Nearly 500 service users with “substantial” needs to lose out after authority overrules consultation respondents
Harrow Council in London has become the fourth authority in England to restrict its adult social services to people with critical needs.
The council, which joins Northumberland, West Berkshire and Wokingham councils, took the decision despite overwhelming opposition from consultation respondents, most of whom were service users.
Nearly 500 of its 2,800 adult service users – those deemed to have “substantial” needs – could lose a service after their next care review. Under fair access to care services guidance, substantial needs equate to being unable to carry out most personal care tasks, such as washing. Critical means being unable to carry out any key personal care tasks and having significant, possibly life-threatening, health problems.
Avani Modasia, chief officer of Age Concern Harrow, said the decision would have a “huge impact” on voluntary groups, carers and health services, with more people going into A&E – and could be self-defeating, with people developing critical needs more quickly without support. She added: “We’ve had lots of people ringing us up, worried about the impact.”
Harrow, which overspent by £1.5m on its adult care budget last year, said its annual government grant was £572 a head less than the London average, and claimed it had also absorbed a £3.5m cost shunt from its local primary care trust.It said the move, which could recoup £1.5m this year, would still leave the budget under much pressure.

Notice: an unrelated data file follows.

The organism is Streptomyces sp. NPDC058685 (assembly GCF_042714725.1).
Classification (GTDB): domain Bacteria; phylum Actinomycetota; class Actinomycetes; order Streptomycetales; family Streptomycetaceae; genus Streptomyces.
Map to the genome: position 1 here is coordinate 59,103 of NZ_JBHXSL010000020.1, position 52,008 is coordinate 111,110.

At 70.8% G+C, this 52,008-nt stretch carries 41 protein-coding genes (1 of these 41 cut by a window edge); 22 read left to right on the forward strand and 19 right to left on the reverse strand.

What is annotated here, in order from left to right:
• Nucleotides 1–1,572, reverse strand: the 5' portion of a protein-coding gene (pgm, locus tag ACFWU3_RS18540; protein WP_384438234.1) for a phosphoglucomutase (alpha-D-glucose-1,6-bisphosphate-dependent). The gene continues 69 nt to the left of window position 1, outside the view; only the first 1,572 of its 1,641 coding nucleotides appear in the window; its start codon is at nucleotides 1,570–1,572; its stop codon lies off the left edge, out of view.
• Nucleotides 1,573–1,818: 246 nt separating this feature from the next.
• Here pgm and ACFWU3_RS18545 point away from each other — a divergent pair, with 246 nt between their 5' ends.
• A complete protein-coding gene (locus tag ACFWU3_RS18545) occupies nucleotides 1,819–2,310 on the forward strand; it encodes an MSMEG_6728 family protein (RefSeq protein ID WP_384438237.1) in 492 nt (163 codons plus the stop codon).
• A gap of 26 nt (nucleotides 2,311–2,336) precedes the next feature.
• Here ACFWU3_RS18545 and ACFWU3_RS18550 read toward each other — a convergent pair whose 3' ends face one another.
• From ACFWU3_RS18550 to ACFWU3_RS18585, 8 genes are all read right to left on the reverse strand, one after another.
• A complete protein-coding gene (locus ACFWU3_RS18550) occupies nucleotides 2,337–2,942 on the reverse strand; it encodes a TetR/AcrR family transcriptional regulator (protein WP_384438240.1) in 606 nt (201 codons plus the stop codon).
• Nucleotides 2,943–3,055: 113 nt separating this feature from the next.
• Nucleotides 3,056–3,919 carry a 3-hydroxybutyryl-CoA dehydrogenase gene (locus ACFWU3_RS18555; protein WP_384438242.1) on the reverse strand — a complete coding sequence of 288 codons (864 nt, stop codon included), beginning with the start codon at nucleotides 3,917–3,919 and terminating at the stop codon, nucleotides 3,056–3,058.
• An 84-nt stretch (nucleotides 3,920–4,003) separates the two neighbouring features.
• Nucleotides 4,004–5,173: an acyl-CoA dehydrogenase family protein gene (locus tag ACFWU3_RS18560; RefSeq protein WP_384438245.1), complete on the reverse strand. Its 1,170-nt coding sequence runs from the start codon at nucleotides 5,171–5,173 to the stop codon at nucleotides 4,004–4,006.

The concerns have prompted Harrow to widen its definition of critical needs to include people with substantial needs who would become critical within 12 weeks (as opposed to the current six) those at risk of abuse and anyone who would have to move out of home without a service.
Mark Gillett, head of adult services, said the council was considering increasing funding for voluntary sector groups to tackle any fallout – something Modasia said was vital.
Decision at odds with government’s aim
|Harrow’s decision is at the extreme end of a growing trend to increase eligibility thresholds for adult social care – in total opposition to the government’s avowed aim of investing in low-level services to promote independence. A recent Community Care survey found 30% of councils had either increased their thresholds or were planning to do so to combat what they see as inadequate government funding. ➔ Survey results at|